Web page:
Sean "Diddy" Combs says he always knew what he would be when he grew up.
"I understood that it was being an entrepreneur, I understood that that was my career path," the 43-year-old multihyphenate told the Huffington Post at a New York event for Network for Teaching Entrepreneurship's National Youth Entrepreneurship Challenge. "Being an entrepreneur means freedom, it means independence. It means being invested and believing in myself."
The man behind Bad Boy Records, Ciroc, Sean John and a host of other ventures channeled Warren Buffet when asked how he would advise young entrepreneurs, reminding them "to be a master in whatever category that you’re in."
"I did the research and did the work to make sure that I was a master in whatever category I went into, too," he said. "If I went into apparel, I wanted to know everything about that. I went into spirits, so I knew everything about that. I'm starting Revolt, and I'm still learning on that one. [Laughs] But it's about starting a brand, which I'm a specialist at."
The rapper and business mogul cited a catch phrase he said he developed when he was 19 that still guides him in his business dealings today: “Don’t be afraid to close your eyes and dream, but then open your eyes and see.” In other words, he said, it’s important for aspiring entrepreneurs to think in limitless terms, but “wake up from the dream and be realists.”
While his advice might be timeless, however, Diddy (who isn't worried about much these days) said the start-up landscape has changed greatly since he started Bad Boy Records in 1993 after being fired from Uptown Records. "I think it's easier now [to start a company]," he said. "Over the years, entrepreneurs -- people take it as a serious career and respect entrepreneurs, because they're risk takers. Now people celebrate entrepreneurship. Before, it was just, 'That guy's crazy! He needs to get a real job!'"
Young entrepreneurs and job seekers are coming of age in an economy that’s harder to break into than ever. The share of young people with a job or actively looking for one is at its lowest point since 1972, a recent study from Georgetown University’s Center on Education and the Workforce found. And things may only get harder; by 2020, 65 percent of jobs will require a degree beyond high school, compared to 59 percent today.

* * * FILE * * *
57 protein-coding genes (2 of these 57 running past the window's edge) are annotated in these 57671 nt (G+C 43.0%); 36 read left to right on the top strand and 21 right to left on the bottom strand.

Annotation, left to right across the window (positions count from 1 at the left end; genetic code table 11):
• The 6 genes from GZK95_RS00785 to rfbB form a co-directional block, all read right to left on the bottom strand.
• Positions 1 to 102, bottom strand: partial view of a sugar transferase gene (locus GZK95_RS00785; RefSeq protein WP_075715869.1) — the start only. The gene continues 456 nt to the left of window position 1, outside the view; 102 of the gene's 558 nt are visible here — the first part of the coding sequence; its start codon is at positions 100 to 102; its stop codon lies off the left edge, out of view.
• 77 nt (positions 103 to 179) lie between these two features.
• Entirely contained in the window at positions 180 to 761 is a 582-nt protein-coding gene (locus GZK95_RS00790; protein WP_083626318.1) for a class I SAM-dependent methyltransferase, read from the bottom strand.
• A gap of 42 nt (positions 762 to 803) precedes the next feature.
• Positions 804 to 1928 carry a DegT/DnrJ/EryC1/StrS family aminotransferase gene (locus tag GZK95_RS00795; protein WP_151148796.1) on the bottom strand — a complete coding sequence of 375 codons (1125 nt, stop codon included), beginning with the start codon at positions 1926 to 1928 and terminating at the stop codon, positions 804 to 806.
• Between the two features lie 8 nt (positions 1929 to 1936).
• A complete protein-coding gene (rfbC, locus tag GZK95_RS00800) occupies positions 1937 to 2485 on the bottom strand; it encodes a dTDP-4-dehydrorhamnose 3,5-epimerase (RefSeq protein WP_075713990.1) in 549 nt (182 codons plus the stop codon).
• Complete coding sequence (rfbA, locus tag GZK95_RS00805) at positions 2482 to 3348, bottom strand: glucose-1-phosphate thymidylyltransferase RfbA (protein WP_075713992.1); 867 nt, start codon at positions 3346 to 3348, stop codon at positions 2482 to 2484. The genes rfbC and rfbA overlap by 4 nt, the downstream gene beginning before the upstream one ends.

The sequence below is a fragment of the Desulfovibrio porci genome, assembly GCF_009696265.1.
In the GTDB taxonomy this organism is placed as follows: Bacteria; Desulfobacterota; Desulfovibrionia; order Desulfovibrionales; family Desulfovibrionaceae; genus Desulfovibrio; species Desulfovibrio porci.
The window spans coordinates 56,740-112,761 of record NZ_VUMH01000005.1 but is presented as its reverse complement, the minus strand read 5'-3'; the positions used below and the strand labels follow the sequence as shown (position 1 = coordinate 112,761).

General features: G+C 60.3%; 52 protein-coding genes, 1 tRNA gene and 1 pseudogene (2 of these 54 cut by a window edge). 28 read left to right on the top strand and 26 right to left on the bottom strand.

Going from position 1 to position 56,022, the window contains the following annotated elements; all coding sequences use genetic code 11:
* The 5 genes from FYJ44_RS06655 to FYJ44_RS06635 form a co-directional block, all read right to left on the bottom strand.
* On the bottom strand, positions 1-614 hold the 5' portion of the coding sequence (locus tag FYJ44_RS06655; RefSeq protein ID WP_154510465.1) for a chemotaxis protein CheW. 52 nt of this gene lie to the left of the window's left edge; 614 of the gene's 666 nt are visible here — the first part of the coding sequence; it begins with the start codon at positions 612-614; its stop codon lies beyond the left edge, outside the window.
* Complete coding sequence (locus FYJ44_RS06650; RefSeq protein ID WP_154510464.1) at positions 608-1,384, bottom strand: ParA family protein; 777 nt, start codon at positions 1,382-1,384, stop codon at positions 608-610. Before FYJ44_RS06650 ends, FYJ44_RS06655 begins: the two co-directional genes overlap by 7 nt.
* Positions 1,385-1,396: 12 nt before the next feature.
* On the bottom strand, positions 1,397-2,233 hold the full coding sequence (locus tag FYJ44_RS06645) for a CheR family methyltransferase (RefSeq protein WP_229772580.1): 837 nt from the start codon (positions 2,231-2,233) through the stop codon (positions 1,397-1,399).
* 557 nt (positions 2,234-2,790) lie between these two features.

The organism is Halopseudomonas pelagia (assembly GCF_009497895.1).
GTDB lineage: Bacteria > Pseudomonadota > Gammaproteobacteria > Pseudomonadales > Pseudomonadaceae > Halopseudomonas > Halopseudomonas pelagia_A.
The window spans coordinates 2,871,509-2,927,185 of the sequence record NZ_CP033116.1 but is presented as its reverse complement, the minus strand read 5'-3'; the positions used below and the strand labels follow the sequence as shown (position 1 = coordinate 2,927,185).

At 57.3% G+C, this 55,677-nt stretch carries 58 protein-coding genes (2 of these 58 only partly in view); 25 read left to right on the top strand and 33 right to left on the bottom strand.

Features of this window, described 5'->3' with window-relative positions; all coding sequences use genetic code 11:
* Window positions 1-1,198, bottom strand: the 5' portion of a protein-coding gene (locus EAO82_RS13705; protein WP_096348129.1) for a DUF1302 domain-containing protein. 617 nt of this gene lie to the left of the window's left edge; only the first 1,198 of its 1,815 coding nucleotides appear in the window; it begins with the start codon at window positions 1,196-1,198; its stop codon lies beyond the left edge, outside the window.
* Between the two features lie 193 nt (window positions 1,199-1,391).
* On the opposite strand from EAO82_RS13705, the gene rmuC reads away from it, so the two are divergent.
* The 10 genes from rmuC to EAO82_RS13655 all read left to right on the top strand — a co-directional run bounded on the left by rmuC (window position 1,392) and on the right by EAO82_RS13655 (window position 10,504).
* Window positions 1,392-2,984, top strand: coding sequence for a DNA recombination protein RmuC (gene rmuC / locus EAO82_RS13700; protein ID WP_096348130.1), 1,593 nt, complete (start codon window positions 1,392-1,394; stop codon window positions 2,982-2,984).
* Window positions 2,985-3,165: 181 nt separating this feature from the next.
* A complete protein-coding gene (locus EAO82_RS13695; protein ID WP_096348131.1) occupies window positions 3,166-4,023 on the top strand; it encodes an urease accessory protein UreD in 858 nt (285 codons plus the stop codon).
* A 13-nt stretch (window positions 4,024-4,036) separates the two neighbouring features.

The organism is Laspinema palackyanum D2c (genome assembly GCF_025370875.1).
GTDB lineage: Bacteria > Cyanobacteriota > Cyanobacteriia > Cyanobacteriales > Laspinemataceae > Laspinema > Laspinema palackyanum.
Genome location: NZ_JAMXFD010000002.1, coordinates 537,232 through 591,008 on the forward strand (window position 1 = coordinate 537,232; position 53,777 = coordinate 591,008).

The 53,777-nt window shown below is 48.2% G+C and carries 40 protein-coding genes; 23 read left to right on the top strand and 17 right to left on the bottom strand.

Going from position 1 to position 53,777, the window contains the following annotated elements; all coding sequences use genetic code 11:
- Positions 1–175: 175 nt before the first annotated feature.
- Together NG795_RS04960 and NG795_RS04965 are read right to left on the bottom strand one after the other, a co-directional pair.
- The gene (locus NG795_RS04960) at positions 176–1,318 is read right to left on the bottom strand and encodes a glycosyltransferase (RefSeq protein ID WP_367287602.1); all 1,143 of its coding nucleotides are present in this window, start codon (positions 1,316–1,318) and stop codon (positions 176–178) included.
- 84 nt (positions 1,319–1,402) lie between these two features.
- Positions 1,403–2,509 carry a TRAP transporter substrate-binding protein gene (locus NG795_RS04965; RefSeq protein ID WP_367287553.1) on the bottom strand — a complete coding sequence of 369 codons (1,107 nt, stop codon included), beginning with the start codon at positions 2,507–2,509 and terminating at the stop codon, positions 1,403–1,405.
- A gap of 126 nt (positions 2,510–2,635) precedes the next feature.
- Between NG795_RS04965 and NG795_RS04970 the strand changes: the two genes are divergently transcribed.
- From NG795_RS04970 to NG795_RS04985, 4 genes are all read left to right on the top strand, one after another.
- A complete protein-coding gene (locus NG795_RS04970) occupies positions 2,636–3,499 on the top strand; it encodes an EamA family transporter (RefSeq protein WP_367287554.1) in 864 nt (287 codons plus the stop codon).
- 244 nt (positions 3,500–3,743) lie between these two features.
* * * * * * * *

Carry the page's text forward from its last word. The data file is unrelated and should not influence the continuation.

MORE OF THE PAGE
“The economy is not really protective of the future and so (young people) have to deal with the reality,” Diddy said. “It’s harder out there than ever so you have to be smarter than ever have more tenacity, be relentless.”
Despite the tenuous situation, Diddy is forging ahead with perhaps his biggest venture to date. Revolt, already a popular entertainment news website, will launch as a television network on Oct. 21. "I'm a music fan and I saw a lot of the real music not getting the support or the platform," Diddy said "I'm also a recording artist, and I found myself, my press people, calling 'Dancing With the Stars' to see if I could perform, and I was like, 'Yo, this is crazy. Music doesn't have a home -- music is homeless.'"
"I wanted to change that -- I want to create the ESPN of music," he continued. "You cover music from a very serious journalistic angle and we play only the best of music, where people expose their souls and give me something to cry to, laugh to or dance to. Get back to what music is about, and not just what radio is playing, but what people are feeling."
The Network for Teaching Entrepreneurship, which hosted the event where Diddy spoke Thursday, aims to prepare low-income teens for this reality by providing them with skills and mentorship as they start their own businesses.
The 39 teen business owners gathered in New York Thursday to compete for $25,000 worth of cash and prizes were the best of the best. Seventeen year-olds Jesus Fernandez and Toheeb Okenla took home the top prize for their business which sells soccer socks with pockets built in to protect from shin splints.
Diddy, who presented the Network for Teaching Entrepreneurship with a $250,000 check, left his mark on some of the young dreamers. "It's crazy how, like, he's just a normal person," one said backstage.
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